Western Art Collector

Golden Age Inspiratio­n

- For a direct link to the exhibiting gallery go to www.westernart­collector.com

In 2023, Logan Maxwell Hagege was browsing social media and scrolled past some artwork by George G. Redden. “I spotted his paintings randomly on Instagram and they instantly stood out to me. Something about the clean design and blend of classical realism mixed with some elements of the Golden Age of Illustrati­on just spoke to me,” Hagege says. “I sent his Instagram page to Beau [Alexander at Maxwell Alexander Gallery] and George was invited to participat­e in the Black Friday show…it’s a great venue to make a debut.”

It was only after Redden was invited to show at the gallery that Hagege and Alexander learned more informatio­n about the up-and-coming artist: “Funny side note, when Beau contacted him neither of us knew he was Grant Redden’s son—he didn’t mention it,” Hagege adds. “Weeks later Grant sorta mentioned it in passing.”

For the artist—who uses George G. profession­ally, but goes by Grant and even sounds like his father—it was important he was recognized for his talent and not as the son of a famous Western painter. “I was grateful Logan found my work, but it was nice he didn’t know. I lean on my mentors a lot, including my dad, but it was important to be recognized for the work itself,” Redden says.

The artist and father of four, lives in Lyman, Wyoming, about an hour away from his dad. He moved there after an education at Brigham Young University in Provo, Utah, where he studied wildlife. He started learning art from his dad, but later studied under Albin Veselka, Josh Clare and Michael Malm. The initial spark for art came from drawing, “lots and lots of drawing,” he says. “I drew all the time, not too much coloring or painting, but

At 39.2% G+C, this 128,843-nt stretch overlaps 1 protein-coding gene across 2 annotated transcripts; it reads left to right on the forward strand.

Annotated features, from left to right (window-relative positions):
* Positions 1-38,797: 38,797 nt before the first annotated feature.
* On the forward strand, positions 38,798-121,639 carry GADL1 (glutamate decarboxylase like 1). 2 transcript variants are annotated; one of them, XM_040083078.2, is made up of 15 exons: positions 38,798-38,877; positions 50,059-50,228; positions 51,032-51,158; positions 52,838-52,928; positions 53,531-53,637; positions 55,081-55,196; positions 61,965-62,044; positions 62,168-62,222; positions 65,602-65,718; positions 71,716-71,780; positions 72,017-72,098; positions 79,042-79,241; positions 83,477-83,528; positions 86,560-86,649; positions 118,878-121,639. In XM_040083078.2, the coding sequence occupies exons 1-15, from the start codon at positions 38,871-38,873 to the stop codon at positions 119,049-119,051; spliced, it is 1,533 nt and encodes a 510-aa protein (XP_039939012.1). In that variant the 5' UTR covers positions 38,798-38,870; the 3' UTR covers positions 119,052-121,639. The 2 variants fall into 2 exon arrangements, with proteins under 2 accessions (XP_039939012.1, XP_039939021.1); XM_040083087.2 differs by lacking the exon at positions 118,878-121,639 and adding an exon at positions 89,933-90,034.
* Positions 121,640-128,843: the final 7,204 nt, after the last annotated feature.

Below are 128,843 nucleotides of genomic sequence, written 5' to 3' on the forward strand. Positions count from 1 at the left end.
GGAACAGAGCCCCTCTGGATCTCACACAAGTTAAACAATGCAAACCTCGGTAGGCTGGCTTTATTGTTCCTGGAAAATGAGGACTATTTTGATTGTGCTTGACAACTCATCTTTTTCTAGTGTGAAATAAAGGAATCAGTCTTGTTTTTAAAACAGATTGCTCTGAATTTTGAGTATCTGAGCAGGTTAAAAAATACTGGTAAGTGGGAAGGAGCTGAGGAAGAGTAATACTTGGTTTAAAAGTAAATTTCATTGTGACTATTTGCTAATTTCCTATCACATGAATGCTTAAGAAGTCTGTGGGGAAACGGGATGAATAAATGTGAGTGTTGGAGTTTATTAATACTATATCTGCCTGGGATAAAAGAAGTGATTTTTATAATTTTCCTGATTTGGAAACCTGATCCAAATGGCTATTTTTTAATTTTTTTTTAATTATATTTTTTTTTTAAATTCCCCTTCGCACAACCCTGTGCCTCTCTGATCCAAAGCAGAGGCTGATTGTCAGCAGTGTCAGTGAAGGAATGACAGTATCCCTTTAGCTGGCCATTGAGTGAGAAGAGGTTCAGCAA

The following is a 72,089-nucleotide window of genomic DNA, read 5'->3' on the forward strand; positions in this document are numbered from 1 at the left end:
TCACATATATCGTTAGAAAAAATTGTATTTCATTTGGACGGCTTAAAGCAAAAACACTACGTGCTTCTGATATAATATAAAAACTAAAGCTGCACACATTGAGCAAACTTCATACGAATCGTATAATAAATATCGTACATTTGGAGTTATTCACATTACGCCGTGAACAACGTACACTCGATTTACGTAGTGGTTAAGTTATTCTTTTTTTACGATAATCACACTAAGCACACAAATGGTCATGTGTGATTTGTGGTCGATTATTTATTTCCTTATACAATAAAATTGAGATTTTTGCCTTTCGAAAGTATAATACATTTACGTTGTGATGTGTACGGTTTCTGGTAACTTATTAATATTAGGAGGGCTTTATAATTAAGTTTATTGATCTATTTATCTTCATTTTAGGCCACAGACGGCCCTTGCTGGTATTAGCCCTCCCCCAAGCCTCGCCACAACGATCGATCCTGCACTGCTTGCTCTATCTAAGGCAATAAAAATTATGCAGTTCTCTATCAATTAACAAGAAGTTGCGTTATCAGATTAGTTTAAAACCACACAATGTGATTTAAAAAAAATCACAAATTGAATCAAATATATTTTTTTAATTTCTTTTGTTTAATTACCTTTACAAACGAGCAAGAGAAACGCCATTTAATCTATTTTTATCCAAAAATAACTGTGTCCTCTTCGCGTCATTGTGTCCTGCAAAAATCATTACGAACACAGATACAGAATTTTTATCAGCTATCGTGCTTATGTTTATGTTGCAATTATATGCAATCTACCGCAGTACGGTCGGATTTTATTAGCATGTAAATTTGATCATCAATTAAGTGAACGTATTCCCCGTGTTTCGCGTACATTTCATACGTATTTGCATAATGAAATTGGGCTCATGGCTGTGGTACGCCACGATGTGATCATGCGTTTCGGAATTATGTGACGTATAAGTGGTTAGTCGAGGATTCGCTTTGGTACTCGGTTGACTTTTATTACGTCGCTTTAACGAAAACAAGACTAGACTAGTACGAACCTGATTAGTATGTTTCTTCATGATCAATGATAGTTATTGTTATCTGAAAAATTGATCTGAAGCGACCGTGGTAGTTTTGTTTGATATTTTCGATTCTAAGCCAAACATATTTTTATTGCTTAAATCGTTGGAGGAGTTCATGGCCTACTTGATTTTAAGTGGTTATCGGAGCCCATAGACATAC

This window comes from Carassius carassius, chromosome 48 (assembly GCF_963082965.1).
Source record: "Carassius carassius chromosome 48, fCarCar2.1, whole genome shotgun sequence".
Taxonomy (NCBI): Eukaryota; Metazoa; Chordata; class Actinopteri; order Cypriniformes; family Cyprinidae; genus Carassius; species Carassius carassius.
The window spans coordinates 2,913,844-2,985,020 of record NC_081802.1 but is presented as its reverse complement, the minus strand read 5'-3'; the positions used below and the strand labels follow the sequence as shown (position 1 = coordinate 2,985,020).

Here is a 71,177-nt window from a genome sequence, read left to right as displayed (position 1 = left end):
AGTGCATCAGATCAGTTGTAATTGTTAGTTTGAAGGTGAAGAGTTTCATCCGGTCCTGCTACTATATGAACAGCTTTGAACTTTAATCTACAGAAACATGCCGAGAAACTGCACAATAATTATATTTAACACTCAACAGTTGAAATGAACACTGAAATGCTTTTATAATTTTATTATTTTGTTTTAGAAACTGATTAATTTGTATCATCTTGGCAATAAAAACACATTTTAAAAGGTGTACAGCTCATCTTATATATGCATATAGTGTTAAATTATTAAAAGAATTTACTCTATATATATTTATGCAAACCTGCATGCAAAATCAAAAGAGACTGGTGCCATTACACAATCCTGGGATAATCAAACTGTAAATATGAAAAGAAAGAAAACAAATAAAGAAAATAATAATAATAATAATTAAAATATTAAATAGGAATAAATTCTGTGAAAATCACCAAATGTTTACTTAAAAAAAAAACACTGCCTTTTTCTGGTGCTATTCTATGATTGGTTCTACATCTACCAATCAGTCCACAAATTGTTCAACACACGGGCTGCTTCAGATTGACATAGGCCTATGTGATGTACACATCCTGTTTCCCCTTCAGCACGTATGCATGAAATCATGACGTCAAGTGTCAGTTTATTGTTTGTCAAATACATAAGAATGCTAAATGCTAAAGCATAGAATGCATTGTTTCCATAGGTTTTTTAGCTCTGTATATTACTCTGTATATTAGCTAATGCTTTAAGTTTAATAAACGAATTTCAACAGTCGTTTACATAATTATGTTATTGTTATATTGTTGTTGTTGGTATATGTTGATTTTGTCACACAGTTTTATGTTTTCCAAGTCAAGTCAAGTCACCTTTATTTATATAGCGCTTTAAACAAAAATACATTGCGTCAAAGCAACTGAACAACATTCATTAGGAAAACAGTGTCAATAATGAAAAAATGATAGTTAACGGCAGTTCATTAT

lots of drawing. I had various creative pursuits as a young adult and in my teenage years, including some things in film and acting. I was trying to figure out how to satisfy this creative bug,” he says. “I kept coming back to the arts, especially drawing and design.”

He detoured through animal conservati­on, where he worked at the county level helping ranchers with range issues. As he would go out on jobs, he would take art supplies into the field. Eventually, as his work progressed, he knew it was time to make the switch to a fulltime artist. He hasn’t turned back.

“My work is really inspired by the Golden Age Illustrato­rs, artists like Dean Cornwell, J.C. Leyendecke­r and N.C. Wyeth,” Redden says. “I like that illustrati­ve style, which is a big departure from what my dad does. I tend to like shape. He loves color, and knows color better than anyone I know. Shape speaks to me louder than color does, and the illustrato­rs would define those shapes.”

Redden will debut new work in his first solo show on February 10 at Maxwell Alexander Gallery in Pasadena, California.

 ?? ?? Leading the Target, oil, 40 x 30”
Leading the Target, oil, 40 x 30”
 ?? ?? Reed Arrow, oil, 20 x 16”
Reed Arrow, oil, 20 x 16”
 ?? ?? Top of the Switchback­s, oil, 20 x 16”
Top of the Switchback­s, oil, 20 x 16”
 ?? ?? Night Watch, oil, 16 x 12”
Night Watch, oil, 16 x 12”

Newspapers in English

Newspapers from United States